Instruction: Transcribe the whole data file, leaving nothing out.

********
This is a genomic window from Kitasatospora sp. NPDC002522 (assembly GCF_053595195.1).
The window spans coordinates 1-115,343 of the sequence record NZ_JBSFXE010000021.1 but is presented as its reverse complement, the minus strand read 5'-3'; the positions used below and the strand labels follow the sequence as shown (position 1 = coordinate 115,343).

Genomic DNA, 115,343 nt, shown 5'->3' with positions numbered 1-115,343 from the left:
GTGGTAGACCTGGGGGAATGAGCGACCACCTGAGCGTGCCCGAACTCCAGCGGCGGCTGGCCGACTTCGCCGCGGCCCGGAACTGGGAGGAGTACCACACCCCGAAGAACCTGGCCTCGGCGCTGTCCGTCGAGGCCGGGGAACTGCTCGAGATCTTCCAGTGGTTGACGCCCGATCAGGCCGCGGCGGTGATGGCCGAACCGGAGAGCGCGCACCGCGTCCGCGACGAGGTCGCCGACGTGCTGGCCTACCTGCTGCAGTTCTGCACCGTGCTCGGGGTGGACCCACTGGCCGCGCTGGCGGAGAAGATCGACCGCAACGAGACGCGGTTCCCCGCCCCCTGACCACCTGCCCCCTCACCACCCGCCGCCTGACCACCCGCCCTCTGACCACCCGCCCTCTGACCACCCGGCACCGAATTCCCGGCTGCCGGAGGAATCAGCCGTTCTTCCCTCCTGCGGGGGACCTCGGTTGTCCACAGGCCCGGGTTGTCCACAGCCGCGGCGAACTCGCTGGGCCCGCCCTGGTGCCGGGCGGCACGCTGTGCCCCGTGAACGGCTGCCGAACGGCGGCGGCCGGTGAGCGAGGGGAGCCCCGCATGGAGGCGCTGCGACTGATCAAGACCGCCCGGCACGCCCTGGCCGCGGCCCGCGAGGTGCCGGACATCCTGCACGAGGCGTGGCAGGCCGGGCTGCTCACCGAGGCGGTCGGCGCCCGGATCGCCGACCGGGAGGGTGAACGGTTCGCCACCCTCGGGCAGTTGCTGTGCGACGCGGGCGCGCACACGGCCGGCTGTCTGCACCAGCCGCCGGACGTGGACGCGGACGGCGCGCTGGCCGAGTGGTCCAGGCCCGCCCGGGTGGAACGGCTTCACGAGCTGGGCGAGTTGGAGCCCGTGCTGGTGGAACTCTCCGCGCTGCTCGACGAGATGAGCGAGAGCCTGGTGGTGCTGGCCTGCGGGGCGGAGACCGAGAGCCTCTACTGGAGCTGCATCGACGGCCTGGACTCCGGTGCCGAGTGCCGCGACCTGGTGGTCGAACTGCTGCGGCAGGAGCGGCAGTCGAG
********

This is a genomic window from Kitasatospora sp. NPDC002522 (assembly GCF_053595195.1).
The window spans coordinates 1-115,343 of the sequence record NZ_JBSFXE010000021.1 but is presented as its reverse complement, the minus strand read 5'-3'; the positions used below and the strand labels follow the sequence as shown (position 1 = coordinate 115,343).

Genomic DNA, 115,343 nt, shown 5'->3' with positions numbered 1-115,343 from the left:
GTGGTAGACCTGGGGGAATGAGCGACCACCTGAGCGTGCCCGAACTCCAGCGGCGGCTGGCCGACTTCGCCGCGGCCCGGAACTGGGAGGAGTACCACACCCCGAAGAACCTGGCCTCGGCGCTGTCCGTCGAGGCCGGGGAACTGCTCGAGATCTTCCAGTGGTTGACGCCCGATCAGGCCGCGGCGGTGATGGCCGAACCGGAGAGCGCGCACCGCGTCCGCGACGAGGTCGCCGACGTGCTGGCCTACCTGCTGCAGTTCTGCACCGTGCTCGGGGTGGACCCACTGGCCGCGCTGGCGGAGAAGATCGACCGCAACGAGACGCGGTTCCCCGCCCCCTGACCACCTGCCCCCTCACCACCCGCCGCCTGACCACCCGCCCTCTGACCACCCGCCCTCTGACCACCCGGCACCGAATTCCCGGCTGCCGGAGGAATCAGCCGTTCTTCCCTCCTGCGGGGGACCTCGGTTGTCCACAGGCCCGGGTTGTCCACAGCCGCGGCGAACTCGCTGGGCCCGCCCTGGTGCCGGGCGGCACGCTGTGCCCCGTGAACGGCTGCCGAACGGCGGCGGCCGGTGAGCGAGGGGAGCCCCGCATGGAGGCGCTGCGACTGATCAAGACCGCCCGGCACGCCCTGGCCGCGGCCCGCGAGGTGCCGGACATCCTGCACGAGGCGTGGCAGGCCGGGCTGCTCACCGAGGCGGTCGGCGCCCGGATCGCCGACCGGGAGGGTGAACGGTTCGCCACCCTCGGGCAGTTGCTGTGCGACGCGGGCGCGCACACGGCCGGCTGTCTGCACCAGCCGCCGGACGTGGACGCGGACGGCGCGCTGGCCGAGTGGTCCAGGCCCGCCCGGGTGGAACGGCTTCACGAGCTGGGCGAGTTGGAGCCCGTGCTGGTGGAACTCTCCGCGCTGCTCGACGAGATGAGCGAGAGCCTGGTGGTGCTGGCCTGCGGGGCGGAGACCGAGAGCCTCTACTGGAGCTGCATCGACGGCCTGGACTCCGGTGCCGAGTGCCGCGACCTGGTGGTCGAACTGCTGCGGCAGGAGCGGCAGTCGAG